The 2010 oil spill in the Gulf of Mexico, caused by the explosion of British Petroleum's deep-sea drilling rig, harmed tunas in a way that could lead to heart attacks and sudden cardiac death, according to a new report.
The study, carried out by researchers at Stanford University and the National Oceanic and Atmospheric Administration, was published Friday in Science magazine.
Researchers discovered that remains of the crude interfere with the heart cells of these fish and lead to a slower heart rate and irregular heartbeats that can lead to cardiac arrest and the animals' sudden death.
Scientists at California's Stanford University and the NOAA discovered that crude residues in seas and oceans interrupt the ability of heart cells in the fish to beat effectively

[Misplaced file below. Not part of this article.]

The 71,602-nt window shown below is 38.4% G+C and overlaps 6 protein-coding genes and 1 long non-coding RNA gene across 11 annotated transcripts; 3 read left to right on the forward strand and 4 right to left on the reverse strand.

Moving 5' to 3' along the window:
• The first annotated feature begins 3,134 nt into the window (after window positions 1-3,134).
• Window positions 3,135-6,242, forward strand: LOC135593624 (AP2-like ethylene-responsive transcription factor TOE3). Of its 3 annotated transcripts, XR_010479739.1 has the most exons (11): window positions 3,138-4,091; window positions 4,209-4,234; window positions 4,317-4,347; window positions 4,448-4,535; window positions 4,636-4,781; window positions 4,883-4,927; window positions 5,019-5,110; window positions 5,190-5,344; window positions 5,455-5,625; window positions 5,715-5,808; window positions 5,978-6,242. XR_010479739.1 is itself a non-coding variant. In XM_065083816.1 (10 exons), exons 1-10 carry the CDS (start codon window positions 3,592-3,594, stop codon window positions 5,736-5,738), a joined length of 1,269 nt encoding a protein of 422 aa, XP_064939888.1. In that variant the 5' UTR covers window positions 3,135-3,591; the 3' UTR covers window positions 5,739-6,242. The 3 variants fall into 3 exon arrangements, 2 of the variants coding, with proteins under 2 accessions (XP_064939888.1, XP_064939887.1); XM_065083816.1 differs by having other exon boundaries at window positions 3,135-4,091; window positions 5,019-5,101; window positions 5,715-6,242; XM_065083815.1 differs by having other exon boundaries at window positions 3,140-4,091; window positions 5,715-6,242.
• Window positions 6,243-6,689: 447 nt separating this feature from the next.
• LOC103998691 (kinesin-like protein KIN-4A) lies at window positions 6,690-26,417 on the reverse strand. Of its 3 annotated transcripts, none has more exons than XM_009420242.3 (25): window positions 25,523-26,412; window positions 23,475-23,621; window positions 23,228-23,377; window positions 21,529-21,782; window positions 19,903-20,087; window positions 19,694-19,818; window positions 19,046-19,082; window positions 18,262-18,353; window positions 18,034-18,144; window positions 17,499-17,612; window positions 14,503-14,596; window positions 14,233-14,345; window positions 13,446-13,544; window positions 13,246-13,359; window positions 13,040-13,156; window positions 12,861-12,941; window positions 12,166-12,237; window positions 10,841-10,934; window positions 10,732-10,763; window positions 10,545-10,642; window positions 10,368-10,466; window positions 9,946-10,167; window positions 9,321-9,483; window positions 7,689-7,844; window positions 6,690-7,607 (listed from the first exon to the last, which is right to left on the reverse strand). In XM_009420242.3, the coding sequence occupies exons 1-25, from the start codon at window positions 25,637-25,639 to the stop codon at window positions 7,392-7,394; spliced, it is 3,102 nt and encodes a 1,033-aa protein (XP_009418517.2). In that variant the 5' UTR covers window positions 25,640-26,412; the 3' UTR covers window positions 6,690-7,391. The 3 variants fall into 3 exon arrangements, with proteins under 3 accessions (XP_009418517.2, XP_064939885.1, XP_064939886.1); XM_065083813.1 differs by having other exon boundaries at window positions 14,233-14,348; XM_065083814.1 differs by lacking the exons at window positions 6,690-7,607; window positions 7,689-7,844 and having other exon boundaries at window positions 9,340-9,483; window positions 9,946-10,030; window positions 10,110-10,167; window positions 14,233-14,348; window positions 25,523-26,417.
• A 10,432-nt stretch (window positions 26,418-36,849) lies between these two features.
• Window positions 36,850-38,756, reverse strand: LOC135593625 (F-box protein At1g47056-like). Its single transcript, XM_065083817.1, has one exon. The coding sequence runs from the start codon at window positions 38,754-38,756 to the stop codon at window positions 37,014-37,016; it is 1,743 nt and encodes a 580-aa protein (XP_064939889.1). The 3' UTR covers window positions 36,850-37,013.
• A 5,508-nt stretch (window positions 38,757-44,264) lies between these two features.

"The ability of a heart cell to beat depends on its capacity to move essential ions like potassium and calcium into and out of the cells quickly," Barbara Block, a professor of marine sciences at Stanford, said.
The scientist recalled that this process is common to all vertebrates and that crude interferes with this system that is vital to the functioning of heart cells.
The Gulf of Mexico oil spill occurred when a Deepwater Horizon drilling platform operated by BP exploded and sank into the sea on April 20, 2010.
Eleven people died in the accident, which poured more than 4 million barrels of crude oil into the gulf.
It took 85 days before the Macondo oil well could be capped.
At the time, U.S. President Barack Obama described the incident as "the worst environmental disaster America has ever faced." EFE